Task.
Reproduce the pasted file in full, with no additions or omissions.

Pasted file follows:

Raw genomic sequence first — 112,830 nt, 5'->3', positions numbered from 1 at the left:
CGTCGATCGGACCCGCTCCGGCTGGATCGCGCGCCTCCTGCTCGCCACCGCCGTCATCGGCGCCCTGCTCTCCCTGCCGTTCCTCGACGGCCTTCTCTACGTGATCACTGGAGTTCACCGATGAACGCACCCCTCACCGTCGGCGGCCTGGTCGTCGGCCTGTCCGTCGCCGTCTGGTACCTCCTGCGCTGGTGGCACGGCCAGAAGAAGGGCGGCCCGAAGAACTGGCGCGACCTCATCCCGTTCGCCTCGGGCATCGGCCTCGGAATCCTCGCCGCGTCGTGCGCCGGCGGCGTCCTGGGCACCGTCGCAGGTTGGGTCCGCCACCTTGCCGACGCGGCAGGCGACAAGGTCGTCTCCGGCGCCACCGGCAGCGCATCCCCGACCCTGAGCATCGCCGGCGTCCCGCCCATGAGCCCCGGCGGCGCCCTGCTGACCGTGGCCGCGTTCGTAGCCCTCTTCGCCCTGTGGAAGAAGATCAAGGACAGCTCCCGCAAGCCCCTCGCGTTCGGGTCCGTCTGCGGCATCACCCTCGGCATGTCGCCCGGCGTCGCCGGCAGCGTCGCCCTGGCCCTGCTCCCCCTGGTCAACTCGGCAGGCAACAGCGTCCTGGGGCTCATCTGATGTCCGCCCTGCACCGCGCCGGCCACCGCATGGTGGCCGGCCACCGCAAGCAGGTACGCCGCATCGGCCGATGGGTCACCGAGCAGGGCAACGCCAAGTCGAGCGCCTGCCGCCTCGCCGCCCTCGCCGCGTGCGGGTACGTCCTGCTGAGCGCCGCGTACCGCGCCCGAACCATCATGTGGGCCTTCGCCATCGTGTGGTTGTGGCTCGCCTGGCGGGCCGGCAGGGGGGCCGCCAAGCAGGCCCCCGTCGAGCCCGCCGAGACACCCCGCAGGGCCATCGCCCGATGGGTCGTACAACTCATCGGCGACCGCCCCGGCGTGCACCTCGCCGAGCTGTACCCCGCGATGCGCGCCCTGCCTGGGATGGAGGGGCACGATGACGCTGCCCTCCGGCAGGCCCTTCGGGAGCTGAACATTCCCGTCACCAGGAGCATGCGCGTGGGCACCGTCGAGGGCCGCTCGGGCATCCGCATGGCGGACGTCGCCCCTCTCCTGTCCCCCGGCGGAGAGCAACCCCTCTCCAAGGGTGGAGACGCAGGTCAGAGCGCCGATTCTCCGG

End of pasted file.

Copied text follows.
Raw genomic sequence first — 112,830 nt, 5'->3', positions numbered from 1 at the left:
CGTCGATCGGACCCGCTCCGGCTGGATCGCGCGCCTCCTGCTCGCCACCGCCGTCATCGGCGCCCTGCTCTCCCTGCCGTTCCTCGACGGCCTTCTCTACGTGATCACTGGAGTTCACCGATGAACGCACCCCTCACCGTCGGCGGCCTGGTCGTCGGCCTGTCCGTCGCCGTCTGGTACCTCCTGCGCTGGTGGCACGGCCAGAAGAAGGGCGGCCCGAAGAACTGGCGCGACCTCATCCCGTTCGCCTCGGGCATCGGCCTCGGAATCCTCGCCGCGTCGTGCGCCGGCGGCGTCCTGGGCACCGTCGCAGGTTGGGTCCGCCACCTTGCCGACGCGGCAGGCGACAAGGTCGTCTCCGGCGCCACCGGCAGCGCATCCCCGACCCTGAGCATCGCCGGCGTCCCGCCCATGAGCCCCGGCGGCGCCCTGCTGACCGTGGCCGCGTTCGTAGCCCTCTTCGCCCTGTGGAAGAAGATCAAGGACAGCTCCCGCAAGCCCCTCGCGTTCGGGTCCGTCTGCGGCATCACCCTCGGCATGTCGCCCGGCGTCGCCGGCAGCGTCGCCCTGGCCCTGCTCCCCCTGGTCAACTCGGCAGGCAACAGCGTCCTGGGGCTCATCTGATGTCCGCCCTGCACCGCGCCGGCCACCGCATGGTGGCCGGCCACCGCAAGCAGGTACGCCGCATCGGCCGATGGGTCACCGAGCAGGGCAACGCCAAGTCGAGCGCCTGCCGCCTCGCCGCCCTCGCCGCGTGCGGGTACGTCCTGCTGAGCGCCGCGTACCGCGCCCGAACCATCATGTGGGCCTTCGCCATCGTGTGGTTGTGGCTCGCCTGGCGGGCCGGCAGGGGGGCCGCCAAGCAGGCCCCCGTCGAGCCCGCCGAGACACCCCGCAGGGCCATCGCCCGATGGGTCGTACAACTCATCGGCGACCGCCCCGGCGTGCACCTCGCCGAGCTGTACCCCGCGATGCGCGCCCTGCCTGGGATGGAGGGGCACGATGACGCTGCCCTCCGGCAGGCCCTTCGGGAGCTGAACATTCCCGTCACCAGGAGCATGCGCGTGGGCACCGTCGAGGGCCGCTCGGGCATCCGCATGGCGGACGTCGCCCCTCTCCTGTCCCCCGGCGGAGAGCAACCCCTCTCCAAGGGTGGAGACGCAGGTCAGAGCGCCGATTCTCCGG